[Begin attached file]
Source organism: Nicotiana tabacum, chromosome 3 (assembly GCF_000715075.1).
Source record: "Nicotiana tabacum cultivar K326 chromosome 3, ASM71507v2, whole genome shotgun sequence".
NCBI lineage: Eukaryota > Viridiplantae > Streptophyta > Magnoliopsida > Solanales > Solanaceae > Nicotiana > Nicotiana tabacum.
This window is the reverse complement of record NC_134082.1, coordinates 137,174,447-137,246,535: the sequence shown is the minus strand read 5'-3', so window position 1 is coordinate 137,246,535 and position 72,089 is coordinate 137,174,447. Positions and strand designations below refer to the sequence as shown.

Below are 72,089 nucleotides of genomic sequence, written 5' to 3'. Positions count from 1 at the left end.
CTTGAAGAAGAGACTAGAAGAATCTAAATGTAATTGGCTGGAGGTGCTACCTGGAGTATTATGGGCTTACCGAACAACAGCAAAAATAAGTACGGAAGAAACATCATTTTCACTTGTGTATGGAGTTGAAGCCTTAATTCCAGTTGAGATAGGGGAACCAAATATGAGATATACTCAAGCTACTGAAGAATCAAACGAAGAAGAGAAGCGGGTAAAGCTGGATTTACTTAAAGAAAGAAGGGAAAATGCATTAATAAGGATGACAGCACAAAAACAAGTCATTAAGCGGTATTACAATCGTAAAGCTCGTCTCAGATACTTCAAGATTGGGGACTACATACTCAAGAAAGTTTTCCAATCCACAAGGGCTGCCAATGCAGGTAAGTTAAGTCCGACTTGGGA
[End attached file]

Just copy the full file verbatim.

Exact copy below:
Source organism: Nicotiana tabacum, chromosome 3 (assembly GCF_000715075.1).
Source record: "Nicotiana tabacum cultivar K326 chromosome 3, ASM71507v2, whole genome shotgun sequence".
NCBI lineage: Eukaryota > Viridiplantae > Streptophyta > Magnoliopsida > Solanales > Solanaceae > Nicotiana > Nicotiana tabacum.
This window is the reverse complement of record NC_134082.1, coordinates 137,174,447-137,246,535: the sequence shown is the minus strand read 5'-3', so window position 1 is coordinate 137,246,535 and position 72,089 is coordinate 137,174,447. Positions and strand designations below refer to the sequence as shown.

Below are 72,089 nucleotides of genomic sequence, written 5' to 3'. Positions count from 1 at the left end.
CTTGAAGAAGAGACTAGAAGAATCTAAATGTAATTGGCTGGAGGTGCTACCTGGAGTATTATGGGCTTACCGAACAACAGCAAAAATAAGTACGGAAGAAACATCATTTTCACTTGTGTATGGAGTTGAAGCCTTAATTCCAGTTGAGATAGGGGAACCAAATATGAGATATACTCAAGCTACTGAAGAATCAAACGAAGAAGAGAAGCGGGTAAAGCTGGATTTACTTAAAGAAAGAAGGGAAAATGCATTAATAAGGATGACAGCACAAAAACAAGTCATTAAGCGGTATTACAATCGTAAAGCTCGTCTCAGATACTTCAAGATTGGGGACTACATACTCAAGAAAGTTTTCCAATCCACAAGGGCTGCCAATGCAGGTAAGTTAAGTCCGACTTGGGA